SHARES in Cupid – one of Scotland’s most successful Aim flotations of recent years – fell sharply yesterday ahead of a documentary investigating the wider dating industry and after a critical post on an investment blog.
The Edinburgh-based company, headed by serial technology entrepreneur Bill Dobbie, was moved to put out an announcement to the stock market after double digit falls in morning trading.
Although it said it knew of “no material reason” for the sell-off, it did say it was co-operating with an unnamed radio programme, thought to be one due to be broadcast on BBC Radio 5 Live tomorrow.
“Cupid is currently co-operating fully with the programme makers to respond to their questions and to clarify that the group only acts in a legal and appropriate manner.”
It added that it was trading in line with expectations and that at the year end had approximately £14 million in cash on its balance sheet.
The reassurance failed to halt the share price slide and by the close of trading the company, which boasts 54 million members across its network of sites, had lost more than 13.5 per cent of its market value.
Cupid, behind brands including UniformDating.com, BeNaughty.com and Indian Dating.com, has also this week been the subject of a negative post by financial blogger Aubrey Brocklebank who said he believed its business model was “fundamentally flawed”.
He argued that the “fragmented nature of the Cupid network” could prevent it from achieving the scale required to be sustainable.
“Whilst it does have many paying subscribers, they are diffused across the various different brands and geographies. This means that they all risk failing to gain the critical mass,” he wrote.
He added that although the business was “priced for growth” it would not take much for the share price to “fall a long way very quickly”.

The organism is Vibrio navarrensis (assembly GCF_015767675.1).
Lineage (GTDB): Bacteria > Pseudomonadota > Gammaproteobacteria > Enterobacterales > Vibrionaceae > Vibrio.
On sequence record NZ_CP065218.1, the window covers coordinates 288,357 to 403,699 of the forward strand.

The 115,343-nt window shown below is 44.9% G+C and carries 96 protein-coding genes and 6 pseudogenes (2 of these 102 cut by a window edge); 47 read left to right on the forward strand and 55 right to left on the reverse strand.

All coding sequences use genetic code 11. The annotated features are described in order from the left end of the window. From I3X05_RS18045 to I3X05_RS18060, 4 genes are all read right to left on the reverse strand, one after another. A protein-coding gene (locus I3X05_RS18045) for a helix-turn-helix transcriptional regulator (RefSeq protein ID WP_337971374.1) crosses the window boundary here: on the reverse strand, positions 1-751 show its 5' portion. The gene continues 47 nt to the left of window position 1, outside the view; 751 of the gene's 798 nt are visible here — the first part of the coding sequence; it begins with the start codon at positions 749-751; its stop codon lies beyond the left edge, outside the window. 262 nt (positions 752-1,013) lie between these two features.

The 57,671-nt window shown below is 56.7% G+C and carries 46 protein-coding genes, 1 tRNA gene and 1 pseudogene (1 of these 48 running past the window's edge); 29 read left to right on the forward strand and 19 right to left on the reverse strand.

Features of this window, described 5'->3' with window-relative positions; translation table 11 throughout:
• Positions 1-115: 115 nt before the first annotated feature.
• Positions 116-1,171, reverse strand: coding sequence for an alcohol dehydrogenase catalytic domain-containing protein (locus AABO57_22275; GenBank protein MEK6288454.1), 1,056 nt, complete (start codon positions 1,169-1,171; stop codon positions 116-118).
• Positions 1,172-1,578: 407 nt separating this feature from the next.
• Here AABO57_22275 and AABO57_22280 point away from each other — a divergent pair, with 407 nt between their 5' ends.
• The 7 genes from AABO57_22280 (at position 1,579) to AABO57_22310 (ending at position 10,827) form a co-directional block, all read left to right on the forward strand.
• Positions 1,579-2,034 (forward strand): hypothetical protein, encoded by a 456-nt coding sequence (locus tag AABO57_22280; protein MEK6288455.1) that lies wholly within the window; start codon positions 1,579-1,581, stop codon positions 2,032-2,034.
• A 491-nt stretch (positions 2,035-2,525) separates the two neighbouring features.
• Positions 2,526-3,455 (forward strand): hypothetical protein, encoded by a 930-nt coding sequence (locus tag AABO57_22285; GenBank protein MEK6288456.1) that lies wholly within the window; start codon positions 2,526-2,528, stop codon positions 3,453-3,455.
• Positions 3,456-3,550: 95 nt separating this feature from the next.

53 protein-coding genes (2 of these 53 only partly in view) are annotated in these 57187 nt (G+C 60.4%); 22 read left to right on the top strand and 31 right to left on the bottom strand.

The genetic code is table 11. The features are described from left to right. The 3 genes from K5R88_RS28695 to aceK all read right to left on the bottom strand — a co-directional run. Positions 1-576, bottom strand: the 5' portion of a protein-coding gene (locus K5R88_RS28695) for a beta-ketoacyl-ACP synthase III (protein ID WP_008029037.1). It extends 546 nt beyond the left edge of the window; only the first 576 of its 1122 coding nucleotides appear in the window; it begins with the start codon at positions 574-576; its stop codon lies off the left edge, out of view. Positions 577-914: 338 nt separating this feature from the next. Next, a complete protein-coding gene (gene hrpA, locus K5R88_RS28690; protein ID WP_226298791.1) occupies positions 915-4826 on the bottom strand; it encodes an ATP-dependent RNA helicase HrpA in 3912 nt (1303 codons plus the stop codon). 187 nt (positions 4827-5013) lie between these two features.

Paul Morland, an analyst with joint house broker Peel Hunt, said yesterday: “Unfortunately, the Cupid share price is susceptible to scare stories and one blog in particular has done some damage this week. We are confident that nothing has happened in the last month to undermine the buy case and investors should use this unjustified weakness to top up holdings.”
Analysts at joint house broker Numis said that, while negative stories about the business were circulating, “they all seem familiar and ill-founded”.
Referring to Cupid’s recent share price performance – down around a third since the beginning of the year – they admitted the “share price chart looks awful”.
Despite the falls in recent weeks, the company’s shares are still trading at more than twice the price they were when the company floated in 2010 at 60p. They rose as high as 223p last April.
Cupid was founded in 2005 by maths graduate Dobbie and Max Polyakov, a Ukrainian doctor.
Dobbie, a serial technology entrepreneur, had previously co-founded the Glasgow-based internet firm Iomart and was a director of Demon Internet.
Last year Polyakov announced he was stepping down from the firm so he could move to California and set up an online social gaming firm. Both men still own significant stakes in the company. Cupid’s full year results are due on 5 March.
Shares in the company closed down 21.25p, or 13.58 per cent, at 135.25p, valuing the company at £113.6m.